The 301 redirect tells search engines that the URL to which a page is being forwarded should be the canonical link. This method works when you are forwarding the root to a subdomain.
Google, Yahoo, and Bing need URLs to know the pages that should be acknowledged as the primary source. You can use the canonical URL to reference a page for itself or to reference another page.
It can reference a page for itself if the content of that page is the only copy without any duplicate.
If you have an article that you did not index, it stands the risk of being duplicated and if you are unlucky, the duplicate copy can get indexed. That is why you should index your content whether there are one or several copies of it. For example:
Assuming this is the original copy which you did not index! These other duplicates of the same content came later.
The first and original content which will not be indexed in any of the other duplicates gets indexed first.
Canonical tags are used to fix duplicate issues when there are query parameters used in the URL, or when there are multiple versions of a page or the pages show only a very slight difference.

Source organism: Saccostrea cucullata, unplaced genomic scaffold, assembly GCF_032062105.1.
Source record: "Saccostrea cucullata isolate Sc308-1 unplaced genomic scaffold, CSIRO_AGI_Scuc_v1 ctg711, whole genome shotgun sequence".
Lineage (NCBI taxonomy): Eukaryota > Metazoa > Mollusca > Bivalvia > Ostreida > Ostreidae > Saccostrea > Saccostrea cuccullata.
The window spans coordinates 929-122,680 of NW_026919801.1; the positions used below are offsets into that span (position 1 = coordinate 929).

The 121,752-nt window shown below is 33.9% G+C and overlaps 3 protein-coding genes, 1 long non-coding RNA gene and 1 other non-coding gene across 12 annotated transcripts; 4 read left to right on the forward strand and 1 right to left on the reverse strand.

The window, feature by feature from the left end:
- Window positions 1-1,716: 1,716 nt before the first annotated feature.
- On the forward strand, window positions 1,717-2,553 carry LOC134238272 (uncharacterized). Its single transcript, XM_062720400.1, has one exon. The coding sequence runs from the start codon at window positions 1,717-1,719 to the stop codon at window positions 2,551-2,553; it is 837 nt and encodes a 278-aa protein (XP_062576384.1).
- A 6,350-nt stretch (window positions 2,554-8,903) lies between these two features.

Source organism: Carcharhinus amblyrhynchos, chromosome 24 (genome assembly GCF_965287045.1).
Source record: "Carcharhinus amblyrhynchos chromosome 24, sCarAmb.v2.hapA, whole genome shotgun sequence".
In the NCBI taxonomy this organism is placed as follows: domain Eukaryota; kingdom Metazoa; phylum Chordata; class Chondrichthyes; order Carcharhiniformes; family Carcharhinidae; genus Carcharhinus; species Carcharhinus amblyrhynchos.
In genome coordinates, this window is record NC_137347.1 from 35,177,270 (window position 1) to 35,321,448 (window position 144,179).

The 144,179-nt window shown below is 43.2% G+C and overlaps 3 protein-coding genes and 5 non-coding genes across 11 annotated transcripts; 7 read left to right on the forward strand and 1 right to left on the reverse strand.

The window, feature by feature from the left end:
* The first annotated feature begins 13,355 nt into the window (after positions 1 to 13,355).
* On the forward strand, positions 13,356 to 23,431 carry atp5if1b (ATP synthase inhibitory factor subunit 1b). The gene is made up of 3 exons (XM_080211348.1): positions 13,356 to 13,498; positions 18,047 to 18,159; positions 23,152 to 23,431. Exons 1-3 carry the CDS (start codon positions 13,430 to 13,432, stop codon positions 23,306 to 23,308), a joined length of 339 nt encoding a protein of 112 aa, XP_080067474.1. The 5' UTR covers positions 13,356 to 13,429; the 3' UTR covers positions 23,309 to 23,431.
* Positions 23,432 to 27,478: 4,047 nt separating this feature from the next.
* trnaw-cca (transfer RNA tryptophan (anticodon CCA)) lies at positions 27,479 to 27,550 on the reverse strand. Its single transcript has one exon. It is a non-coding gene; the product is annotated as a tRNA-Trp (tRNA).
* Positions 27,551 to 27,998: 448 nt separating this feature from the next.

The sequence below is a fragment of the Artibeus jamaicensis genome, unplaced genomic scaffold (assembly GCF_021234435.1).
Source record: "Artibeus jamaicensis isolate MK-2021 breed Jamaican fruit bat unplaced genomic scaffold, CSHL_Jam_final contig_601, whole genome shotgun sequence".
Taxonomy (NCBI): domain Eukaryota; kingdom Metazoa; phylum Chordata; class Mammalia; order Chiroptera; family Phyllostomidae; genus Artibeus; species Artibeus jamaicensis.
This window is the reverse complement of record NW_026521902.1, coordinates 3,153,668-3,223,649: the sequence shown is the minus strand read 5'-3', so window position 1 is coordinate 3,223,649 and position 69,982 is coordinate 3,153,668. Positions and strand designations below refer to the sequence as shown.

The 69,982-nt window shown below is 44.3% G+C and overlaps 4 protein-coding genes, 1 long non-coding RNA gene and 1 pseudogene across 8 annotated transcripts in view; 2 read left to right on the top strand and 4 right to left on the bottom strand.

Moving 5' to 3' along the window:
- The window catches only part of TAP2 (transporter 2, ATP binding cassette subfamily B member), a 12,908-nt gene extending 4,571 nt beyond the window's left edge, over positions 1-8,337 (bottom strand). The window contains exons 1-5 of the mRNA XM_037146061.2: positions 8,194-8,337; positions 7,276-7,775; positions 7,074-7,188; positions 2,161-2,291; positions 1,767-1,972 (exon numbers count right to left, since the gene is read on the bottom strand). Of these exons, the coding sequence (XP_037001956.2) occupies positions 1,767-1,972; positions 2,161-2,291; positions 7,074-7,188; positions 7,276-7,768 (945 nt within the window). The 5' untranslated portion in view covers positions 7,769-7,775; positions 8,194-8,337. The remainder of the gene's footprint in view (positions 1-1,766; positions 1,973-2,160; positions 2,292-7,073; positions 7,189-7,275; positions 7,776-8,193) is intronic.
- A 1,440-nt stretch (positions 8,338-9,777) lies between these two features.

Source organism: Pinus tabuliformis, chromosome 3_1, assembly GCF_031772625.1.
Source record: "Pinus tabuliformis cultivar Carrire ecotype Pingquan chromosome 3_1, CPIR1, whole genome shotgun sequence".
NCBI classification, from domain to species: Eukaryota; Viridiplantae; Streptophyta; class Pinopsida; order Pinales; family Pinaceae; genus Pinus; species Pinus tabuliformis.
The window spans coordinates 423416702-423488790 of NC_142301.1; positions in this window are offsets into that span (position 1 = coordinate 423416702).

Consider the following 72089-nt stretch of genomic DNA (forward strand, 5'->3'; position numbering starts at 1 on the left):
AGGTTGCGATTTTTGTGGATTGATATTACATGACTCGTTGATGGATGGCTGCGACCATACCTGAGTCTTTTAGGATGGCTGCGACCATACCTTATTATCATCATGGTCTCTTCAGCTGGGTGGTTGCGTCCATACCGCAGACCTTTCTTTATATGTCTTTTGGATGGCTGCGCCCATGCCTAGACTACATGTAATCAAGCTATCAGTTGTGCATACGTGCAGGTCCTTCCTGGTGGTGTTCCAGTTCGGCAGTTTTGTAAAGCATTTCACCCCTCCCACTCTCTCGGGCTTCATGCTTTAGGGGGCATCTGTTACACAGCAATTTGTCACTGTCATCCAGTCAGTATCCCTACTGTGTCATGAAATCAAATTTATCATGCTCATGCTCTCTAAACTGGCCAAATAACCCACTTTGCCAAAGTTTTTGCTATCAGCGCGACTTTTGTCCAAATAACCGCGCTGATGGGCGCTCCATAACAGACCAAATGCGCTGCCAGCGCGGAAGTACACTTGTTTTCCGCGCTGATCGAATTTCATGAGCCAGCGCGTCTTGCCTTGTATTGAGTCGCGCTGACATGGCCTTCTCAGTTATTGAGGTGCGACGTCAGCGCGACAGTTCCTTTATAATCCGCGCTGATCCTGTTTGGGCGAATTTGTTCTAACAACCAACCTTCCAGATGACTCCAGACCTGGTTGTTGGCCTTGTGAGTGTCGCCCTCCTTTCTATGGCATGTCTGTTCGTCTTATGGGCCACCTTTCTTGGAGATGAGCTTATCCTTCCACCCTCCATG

Cross-Domain Canonical URLs
There are sites or blogs that take articles from other websites and publish on their sites because they want to meet the needs of their audience.
In this instance, the duplication of domains happens across different websites, which is different from when it happens across the pages of the same website.
In the event of such, it is important that a page has a canonical link in order to identify the original article and prevent it from being ranked low. A cross-domain canonical URL is used to index the source or original page.
If you observe the HTML of such articles, you will find a rel=canonical link that can show you the original version of the content.
URLs are necessary in order to safeguard your content. Take note of the following: